# Go deh!

Mainly Tech projects on Python and Electronic Design Automation.

## Saturday, July 21, 2007

### Python makes simple solutions.

The title is a slogan I thought of to counter those who say Python is simple. My slogan emphasises that :
• Python solves problems.
• Those solutions are simple to understand.
• The code produced is simple to maintain.

## Wednesday, July 11, 2007

### I've been Crunched!

There is a new crunchy out. I just downloaded the release, unzipped to a directory, then double-clicked crunchy.py, and Firefox opened a new page of delight. Five minutes of reading and I was able to open this very blog and have all the Python code come alive. On this entry, I was able to re-run the example and have new times printed - in the browser, with just a click of an (added) button!
If I had a new algorithm I could have used the edit window supplied to write and test it as well as save my changes.

The added editor comes pre-loaded with my example code. The new execute button, when clicked inserts the output of running the code from the editor below it. (click on the image for a larger view). Neat!

## Sunday, July 01, 2007

### bit twiddling extras

As a follow up to this
I commented on what I thought would be a better solution. Richard Jones pointed us at how pyglet solved how to find the net power of two and how to check if a number is a power of two using some nifty bit twiddling.

Will McGugan then timed
both his and pyglets code, but didn't implement my suggestion (I didn't give code).

I have added an implementation of my suggestion and timed all three sets.
The timing shows that although my implementation of is_power_of_2 is fastest by a smidgen; My implementation of next_power_of_2 by iterative comparison of a list is half way between Wills and pyglets implementation, with pyglet the winner.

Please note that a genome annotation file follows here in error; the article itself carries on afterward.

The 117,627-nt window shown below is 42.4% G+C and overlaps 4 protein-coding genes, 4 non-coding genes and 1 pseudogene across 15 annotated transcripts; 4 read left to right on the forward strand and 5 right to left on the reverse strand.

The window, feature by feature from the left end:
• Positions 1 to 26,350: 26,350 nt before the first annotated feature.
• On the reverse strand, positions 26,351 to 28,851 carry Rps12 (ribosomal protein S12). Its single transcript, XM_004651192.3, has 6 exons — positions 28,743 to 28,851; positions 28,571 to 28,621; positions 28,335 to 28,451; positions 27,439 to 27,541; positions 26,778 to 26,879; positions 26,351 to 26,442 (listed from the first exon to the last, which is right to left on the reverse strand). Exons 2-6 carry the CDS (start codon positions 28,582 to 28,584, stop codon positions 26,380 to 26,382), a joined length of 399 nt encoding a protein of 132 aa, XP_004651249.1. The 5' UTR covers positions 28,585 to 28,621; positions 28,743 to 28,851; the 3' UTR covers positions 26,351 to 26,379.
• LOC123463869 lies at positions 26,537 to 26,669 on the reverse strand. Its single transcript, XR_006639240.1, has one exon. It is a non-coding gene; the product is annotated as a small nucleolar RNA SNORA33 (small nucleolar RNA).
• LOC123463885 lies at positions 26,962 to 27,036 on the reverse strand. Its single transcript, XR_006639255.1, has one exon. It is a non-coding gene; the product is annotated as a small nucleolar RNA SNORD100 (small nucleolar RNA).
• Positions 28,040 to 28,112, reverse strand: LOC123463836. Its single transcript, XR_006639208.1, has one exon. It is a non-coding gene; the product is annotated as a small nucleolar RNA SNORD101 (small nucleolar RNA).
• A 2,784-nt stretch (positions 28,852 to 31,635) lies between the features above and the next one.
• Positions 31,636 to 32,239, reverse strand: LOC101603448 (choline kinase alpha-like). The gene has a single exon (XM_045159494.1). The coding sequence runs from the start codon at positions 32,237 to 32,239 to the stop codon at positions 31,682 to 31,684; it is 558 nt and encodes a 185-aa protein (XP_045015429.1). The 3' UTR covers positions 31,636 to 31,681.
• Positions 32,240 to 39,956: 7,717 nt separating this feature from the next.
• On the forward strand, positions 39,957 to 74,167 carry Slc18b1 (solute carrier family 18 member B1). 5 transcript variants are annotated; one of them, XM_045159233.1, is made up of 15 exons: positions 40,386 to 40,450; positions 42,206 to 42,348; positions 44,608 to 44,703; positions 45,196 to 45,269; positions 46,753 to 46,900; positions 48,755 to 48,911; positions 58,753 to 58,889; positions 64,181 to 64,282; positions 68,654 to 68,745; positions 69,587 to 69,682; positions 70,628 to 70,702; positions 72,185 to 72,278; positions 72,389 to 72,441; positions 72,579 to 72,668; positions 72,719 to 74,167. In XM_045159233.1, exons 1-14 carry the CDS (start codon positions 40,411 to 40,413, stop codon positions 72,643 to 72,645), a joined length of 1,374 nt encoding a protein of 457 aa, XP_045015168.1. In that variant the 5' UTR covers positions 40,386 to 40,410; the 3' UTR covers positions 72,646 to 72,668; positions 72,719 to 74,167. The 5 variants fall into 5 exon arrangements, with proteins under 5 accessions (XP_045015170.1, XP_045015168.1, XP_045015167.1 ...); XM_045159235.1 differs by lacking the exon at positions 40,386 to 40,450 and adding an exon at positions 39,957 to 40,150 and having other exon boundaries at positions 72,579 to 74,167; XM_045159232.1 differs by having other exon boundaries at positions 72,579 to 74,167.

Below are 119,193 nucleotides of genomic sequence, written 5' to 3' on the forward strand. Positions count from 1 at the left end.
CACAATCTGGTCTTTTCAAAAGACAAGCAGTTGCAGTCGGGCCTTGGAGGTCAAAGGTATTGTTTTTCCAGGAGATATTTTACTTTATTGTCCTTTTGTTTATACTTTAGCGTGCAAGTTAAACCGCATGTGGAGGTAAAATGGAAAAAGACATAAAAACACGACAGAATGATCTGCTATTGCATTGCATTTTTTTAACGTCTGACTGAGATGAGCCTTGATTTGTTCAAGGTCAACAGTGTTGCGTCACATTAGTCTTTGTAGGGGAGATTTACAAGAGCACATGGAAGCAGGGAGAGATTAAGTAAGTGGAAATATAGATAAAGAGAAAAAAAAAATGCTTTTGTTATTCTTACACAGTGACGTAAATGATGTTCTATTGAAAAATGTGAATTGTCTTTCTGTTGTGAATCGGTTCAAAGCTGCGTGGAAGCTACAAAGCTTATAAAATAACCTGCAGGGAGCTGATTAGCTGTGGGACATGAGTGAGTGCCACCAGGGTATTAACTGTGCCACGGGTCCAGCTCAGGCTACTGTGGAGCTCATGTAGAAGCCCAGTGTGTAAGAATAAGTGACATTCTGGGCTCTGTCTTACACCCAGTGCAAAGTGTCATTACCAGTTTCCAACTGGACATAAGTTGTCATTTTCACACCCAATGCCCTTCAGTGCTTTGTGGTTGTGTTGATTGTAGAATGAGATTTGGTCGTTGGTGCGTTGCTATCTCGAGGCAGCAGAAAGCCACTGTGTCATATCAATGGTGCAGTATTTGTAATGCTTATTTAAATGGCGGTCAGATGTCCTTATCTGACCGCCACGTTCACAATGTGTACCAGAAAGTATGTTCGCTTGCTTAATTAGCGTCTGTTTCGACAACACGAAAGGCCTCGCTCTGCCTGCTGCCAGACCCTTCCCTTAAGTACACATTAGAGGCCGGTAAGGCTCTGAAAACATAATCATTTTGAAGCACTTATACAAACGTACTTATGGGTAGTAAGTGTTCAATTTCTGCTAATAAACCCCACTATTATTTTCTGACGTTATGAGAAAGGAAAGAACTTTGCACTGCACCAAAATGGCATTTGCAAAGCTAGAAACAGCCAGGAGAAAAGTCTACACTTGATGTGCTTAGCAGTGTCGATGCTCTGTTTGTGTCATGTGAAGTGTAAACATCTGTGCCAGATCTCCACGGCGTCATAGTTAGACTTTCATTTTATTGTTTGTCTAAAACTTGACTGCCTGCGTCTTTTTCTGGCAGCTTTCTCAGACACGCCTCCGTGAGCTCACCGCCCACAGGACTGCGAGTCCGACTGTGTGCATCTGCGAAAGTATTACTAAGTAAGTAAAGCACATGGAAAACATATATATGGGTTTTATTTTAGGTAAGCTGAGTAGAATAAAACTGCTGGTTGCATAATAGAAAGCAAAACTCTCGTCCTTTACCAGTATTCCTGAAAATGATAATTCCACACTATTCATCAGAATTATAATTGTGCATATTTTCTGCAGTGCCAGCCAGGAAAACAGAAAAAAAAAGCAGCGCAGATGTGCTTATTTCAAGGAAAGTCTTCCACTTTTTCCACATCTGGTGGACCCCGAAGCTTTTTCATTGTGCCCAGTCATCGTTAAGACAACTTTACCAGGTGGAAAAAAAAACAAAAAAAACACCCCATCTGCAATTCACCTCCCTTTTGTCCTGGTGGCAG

I have not got timings with psyco.

The code
`setup_1 = """from math import log, ceil def is_power_of_2(n):    return log(n, 2) % 1.0 == 0.0 def next_power_of_2(n):    return (2 ** ceil(log(n, 2)))"""setup_2 = """def next_power_of_2(v):    v -= 1    v |= v >> 1    v |= v >> 2    v |= v >> 4    v |= v >> 8    v |= v >> 16    return v + 1 def is_power_of_2(v):    return (v & (v - 1)) == 0"""setup_3 = """list_of_powers = [x**2 for x in range(32)]set_of_powers = set(list_of_powers)def next_power_of_2(v):    for x in list_of_powers:        if x >= v: return xdef is_power_of_2(n):    return n in set_of_powers"""from timeit import Timert1 = Timer("is_power_of_2(128)", setup_1)t2 = Timer("is_power_of_2(128)", setup_2)t3 = Timer("next_power_of_2(125)", setup_1)t4 = Timer("next_power_of_2(125)", setup_2)t5 = Timer("is_power_of_2(128)", setup_3)t6 = Timer("next_power_of_2(125)", setup_3)print "float math is_power_of_2:", t1.timeit()print "bit-twiddling is_power_of_2:", t2.timeit()print "set-lookup is_power_of_2:", t5.timeit()printprint "float math next power of 2:", t3.timeit()print "bit-twiddling next power of 2:", t4.timeit()print "list-comparison next power of 2:", t6.timeit()`

The Timings
`float math is_power_of_2: 2.33588961726bit-twiddling is_power_of_2: 0.573784377623set-lookup is_power_of_2: 0.54499859619float math next power of 2: 3.06279429369bit-twiddling next power of 2: 2.08060354039list-comparison next power of 2: 2.58548279181`